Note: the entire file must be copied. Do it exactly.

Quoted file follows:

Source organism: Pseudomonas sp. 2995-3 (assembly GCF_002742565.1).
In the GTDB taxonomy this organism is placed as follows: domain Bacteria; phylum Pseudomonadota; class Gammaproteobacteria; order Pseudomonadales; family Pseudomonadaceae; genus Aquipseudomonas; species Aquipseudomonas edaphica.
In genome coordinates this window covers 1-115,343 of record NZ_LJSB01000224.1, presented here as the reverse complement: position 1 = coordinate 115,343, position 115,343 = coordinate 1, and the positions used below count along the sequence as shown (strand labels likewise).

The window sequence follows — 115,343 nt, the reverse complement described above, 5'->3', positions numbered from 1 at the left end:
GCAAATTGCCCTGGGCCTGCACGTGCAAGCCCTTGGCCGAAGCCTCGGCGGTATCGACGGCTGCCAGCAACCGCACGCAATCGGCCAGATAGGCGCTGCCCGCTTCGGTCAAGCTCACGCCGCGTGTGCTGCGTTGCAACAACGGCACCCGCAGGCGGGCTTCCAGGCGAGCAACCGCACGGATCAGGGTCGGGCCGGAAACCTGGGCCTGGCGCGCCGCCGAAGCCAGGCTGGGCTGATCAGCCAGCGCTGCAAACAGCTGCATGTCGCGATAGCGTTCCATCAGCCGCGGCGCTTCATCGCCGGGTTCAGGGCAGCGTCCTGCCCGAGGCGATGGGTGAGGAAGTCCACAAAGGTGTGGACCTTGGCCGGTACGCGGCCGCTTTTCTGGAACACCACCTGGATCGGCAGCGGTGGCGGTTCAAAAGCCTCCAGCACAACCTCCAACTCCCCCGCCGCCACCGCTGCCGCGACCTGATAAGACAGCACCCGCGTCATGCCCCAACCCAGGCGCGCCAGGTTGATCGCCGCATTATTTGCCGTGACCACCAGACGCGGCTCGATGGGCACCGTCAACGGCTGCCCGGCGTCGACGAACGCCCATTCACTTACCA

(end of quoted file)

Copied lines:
Source organism: Pseudomonas sp. 2995-3 (assembly GCF_002742565.1).
In the GTDB taxonomy this organism is placed as follows: domain Bacteria; phylum Pseudomonadota; class Gammaproteobacteria; order Pseudomonadales; family Pseudomonadaceae; genus Aquipseudomonas; species Aquipseudomonas edaphica.
In genome coordinates this window covers 1-115,343 of record NZ_LJSB01000224.1, presented here as the reverse complement: position 1 = coordinate 115,343, position 115,343 = coordinate 1, and the positions used below count along the sequence as shown (strand labels likewise).

The window sequence follows — 115,343 nt, the reverse complement described above, 5'->3', positions numbered from 1 at the left end:
GCAAATTGCCCTGGGCCTGCACGTGCAAGCCCTTGGCCGAAGCCTCGGCGGTATCGACGGCTGCCAGCAACCGCACGCAATCGGCCAGATAGGCGCTGCCCGCTTCGGTCAAGCTCACGCCGCGTGTGCTGCGTTGCAACAACGGCACCCGCAGGCGGGCTTCCAGGCGAGCAACCGCACGGATCAGGGTCGGGCCGGAAACCTGGGCCTGGCGCGCCGCCGAAGCCAGGCTGGGCTGATCAGCCAGCGCTGCAAACAGCTGCATGTCGCGATAGCGTTCCATCAGCCGCGGCGCTTCATCGCCGGGTTCAGGGCAGCGTCCTGCCCGAGGCGATGGGTGAGGAAGTCCACAAAGGTGTGGACCTTGGCCGGTACGCGGCCGCTTTTCTGGAACACCACCTGGATCGGCAGCGGTGGCGGTTCAAAAGCCTCCAGCACAACCTCCAACTCCCCCGCCGCCACCGCTGCCGCGACCTGATAAGACAGCACCCGCGTCATGCCCCAACCCAGGCGCGCCAGGTTGATCGCCGCATTATTTGCCGTGACCACCAGACGCGGCTCGATGGGCACCGTCAACGGCTGCCCGGCGTCGACGAACGCCCATTCACTTACCA